Sheehan spent a significant part of his career running a nonprofit organization that helped poor countries find creative ways to reduce their debt. In the 1990s, his group arranged debt-for-equity swaps, through which a country could convert its liabilities into partnerships for forestry projects, orphanages, programs to treat such diseases as river blindness, and HIV-AIDS education. Sheehan estimates that he raised about $40 million in Africa, Asia, and Latin America between 1992 and 1996.

ahhh the market in action, so much more practical and hard-nosed than those weaselly aid workers. Microfinance, Hernando de Soto, World Bank, harnessing the power of the market for good ... you can practically hear Gordon Brown spouting this stuff by the yard, can ye no?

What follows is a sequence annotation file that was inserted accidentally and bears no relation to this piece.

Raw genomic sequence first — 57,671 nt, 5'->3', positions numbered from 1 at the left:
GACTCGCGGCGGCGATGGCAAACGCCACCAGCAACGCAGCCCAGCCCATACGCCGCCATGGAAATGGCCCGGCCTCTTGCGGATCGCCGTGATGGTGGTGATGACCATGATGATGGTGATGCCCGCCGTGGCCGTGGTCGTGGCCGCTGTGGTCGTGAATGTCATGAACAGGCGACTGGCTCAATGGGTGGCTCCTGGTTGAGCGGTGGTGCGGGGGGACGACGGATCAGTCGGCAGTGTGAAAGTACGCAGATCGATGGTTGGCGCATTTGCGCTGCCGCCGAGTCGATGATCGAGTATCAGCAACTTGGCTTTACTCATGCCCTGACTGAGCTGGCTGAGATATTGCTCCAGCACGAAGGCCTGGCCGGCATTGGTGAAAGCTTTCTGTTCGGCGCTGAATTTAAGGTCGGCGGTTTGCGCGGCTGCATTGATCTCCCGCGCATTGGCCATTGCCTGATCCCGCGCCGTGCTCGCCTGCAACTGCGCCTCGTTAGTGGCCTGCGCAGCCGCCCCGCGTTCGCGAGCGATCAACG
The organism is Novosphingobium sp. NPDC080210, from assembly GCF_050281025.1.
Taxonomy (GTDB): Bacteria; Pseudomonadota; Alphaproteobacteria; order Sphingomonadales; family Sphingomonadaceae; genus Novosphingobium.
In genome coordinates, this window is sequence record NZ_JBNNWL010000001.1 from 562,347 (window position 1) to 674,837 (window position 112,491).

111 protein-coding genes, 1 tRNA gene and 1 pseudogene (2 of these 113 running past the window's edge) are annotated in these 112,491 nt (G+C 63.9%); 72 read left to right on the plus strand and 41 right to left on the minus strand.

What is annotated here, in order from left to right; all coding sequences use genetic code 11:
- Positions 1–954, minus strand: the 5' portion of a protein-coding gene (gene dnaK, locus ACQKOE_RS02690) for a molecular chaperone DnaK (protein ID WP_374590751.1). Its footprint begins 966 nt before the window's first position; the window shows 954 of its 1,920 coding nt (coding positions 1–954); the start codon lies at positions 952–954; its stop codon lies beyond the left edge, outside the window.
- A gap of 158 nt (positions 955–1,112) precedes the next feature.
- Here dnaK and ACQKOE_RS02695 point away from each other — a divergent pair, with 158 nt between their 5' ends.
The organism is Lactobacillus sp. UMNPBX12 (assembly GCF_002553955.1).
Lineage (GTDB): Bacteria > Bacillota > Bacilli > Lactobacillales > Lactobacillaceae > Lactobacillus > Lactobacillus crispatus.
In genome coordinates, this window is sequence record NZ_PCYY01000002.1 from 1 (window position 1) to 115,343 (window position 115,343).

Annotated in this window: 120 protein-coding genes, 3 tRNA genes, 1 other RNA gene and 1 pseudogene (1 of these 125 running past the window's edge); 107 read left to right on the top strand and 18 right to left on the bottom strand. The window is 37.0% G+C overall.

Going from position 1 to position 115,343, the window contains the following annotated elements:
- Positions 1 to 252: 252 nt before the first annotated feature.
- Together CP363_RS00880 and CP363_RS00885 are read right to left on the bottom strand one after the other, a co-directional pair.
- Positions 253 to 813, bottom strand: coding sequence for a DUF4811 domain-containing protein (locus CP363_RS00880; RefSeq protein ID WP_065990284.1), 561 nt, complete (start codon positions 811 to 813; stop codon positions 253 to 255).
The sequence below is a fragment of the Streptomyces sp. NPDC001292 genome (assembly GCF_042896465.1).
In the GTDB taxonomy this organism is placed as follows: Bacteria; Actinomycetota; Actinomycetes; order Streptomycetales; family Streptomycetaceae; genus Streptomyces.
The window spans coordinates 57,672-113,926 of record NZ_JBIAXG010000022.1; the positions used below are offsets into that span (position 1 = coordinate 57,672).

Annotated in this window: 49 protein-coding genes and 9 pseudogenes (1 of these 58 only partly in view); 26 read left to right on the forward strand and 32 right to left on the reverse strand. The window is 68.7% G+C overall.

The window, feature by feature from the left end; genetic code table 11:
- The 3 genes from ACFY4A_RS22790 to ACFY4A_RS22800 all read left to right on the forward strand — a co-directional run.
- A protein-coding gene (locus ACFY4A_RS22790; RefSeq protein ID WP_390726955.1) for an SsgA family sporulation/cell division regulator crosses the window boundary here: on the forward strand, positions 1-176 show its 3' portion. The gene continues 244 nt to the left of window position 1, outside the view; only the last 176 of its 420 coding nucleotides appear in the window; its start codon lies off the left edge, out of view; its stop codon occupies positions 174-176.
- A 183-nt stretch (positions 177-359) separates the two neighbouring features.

Then, in 1999, Sheehan parlayed his expertise into an opportunity to make big money.


He found out about an obscure 20-year-old loan that Romania had made to Zambia, which used the money to purchase $15 million worth of Romanian-made tractors, trucks, and police vehicles. (“It was a bad deal for us,” says David Ndopu, a top official in the Zambian Ministry of Finance. “The police vehicles broke down after six months and just sat around in parking lots.”) Zambia had been trying to negotiate with Romania for a partial forgiveness, but talks broke off in early 1999. That’s when Donegal (an investment vehicle of that name, not the Irish county -dd) stepped in. Its representatives persuaded Romania to sell them the debt at a deep discount—$3.3 million.

With predictable consequences:

At that point, Donegal was holding what was basically worthless paper. Zambia had agreed in its original deal with Romania to ensure sovereign immunity, which it hoped would guarantee that the country couldn’t be sued or have its assets seized if it defaulted on the debt. But surprisingly - and fortunately for Donegal - Zambian officials waived that immunity in 2003, leaving the country open to litigation.